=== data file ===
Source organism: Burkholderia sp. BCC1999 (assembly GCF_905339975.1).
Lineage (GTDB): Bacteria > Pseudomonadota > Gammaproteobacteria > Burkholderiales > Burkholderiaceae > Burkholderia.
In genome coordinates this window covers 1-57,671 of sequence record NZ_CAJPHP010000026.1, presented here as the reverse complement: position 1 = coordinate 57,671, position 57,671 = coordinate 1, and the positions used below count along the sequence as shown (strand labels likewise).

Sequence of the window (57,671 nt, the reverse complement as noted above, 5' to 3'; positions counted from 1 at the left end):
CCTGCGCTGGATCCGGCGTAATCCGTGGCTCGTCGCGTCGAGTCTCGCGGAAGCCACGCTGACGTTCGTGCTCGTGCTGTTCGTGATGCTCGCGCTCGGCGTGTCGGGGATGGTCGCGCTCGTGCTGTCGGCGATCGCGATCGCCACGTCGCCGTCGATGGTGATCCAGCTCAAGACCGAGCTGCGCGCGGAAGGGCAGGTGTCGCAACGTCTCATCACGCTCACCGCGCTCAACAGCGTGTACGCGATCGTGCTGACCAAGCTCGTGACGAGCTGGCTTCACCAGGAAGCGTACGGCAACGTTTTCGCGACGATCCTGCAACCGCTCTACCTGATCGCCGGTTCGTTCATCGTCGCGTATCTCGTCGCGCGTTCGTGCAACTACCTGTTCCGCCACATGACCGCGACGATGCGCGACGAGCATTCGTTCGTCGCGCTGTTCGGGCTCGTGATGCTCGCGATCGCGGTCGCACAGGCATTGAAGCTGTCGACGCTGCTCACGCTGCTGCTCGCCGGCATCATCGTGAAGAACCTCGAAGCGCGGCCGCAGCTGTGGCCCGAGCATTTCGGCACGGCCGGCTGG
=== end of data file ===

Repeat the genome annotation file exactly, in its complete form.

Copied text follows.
Source organism: Burkholderia sp. BCC1999 (assembly GCF_905339975.1).
Lineage (GTDB): Bacteria > Pseudomonadota > Gammaproteobacteria > Burkholderiales > Burkholderiaceae > Burkholderia.
In genome coordinates this window covers 1-57,671 of sequence record NZ_CAJPHP010000026.1, presented here as the reverse complement: position 1 = coordinate 57,671, position 57,671 = coordinate 1, and the positions used below count along the sequence as shown (strand labels likewise).

Sequence of the window (57,671 nt, the reverse complement as noted above, 5' to 3'; positions counted from 1 at the left end):
CCTGCGCTGGATCCGGCGTAATCCGTGGCTCGTCGCGTCGAGTCTCGCGGAAGCCACGCTGACGTTCGTGCTCGTGCTGTTCGTGATGCTCGCGCTCGGCGTGTCGGGGATGGTCGCGCTCGTGCTGTCGGCGATCGCGATCGCCACGTCGCCGTCGATGGTGATCCAGCTCAAGACCGAGCTGCGCGCGGAAGGGCAGGTGTCGCAACGTCTCATCACGCTCACCGCGCTCAACAGCGTGTACGCGATCGTGCTGACCAAGCTCGTGACGAGCTGGCTTCACCAGGAAGCGTACGGCAACGTTTTCGCGACGATCCTGCAACCGCTCTACCTGATCGCCGGTTCGTTCATCGTCGCGTATCTCGTCGCGCGTTCGTGCAACTACCTGTTCCGCCACATGACCGCGACGATGCGCGACGAGCATTCGTTCGTCGCGCTGTTCGGGCTCGTGATGCTCGCGATCGCGGTCGCACAGGCATTGAAGCTGTCGACGCTGCTCACGCTGCTGCTCGCCGGCATCATCGTGAAGAACCTCGAAGCGCGGCCGCAGCTGTGGCCCGAGCATTTCGGCACGGCCGGCTGG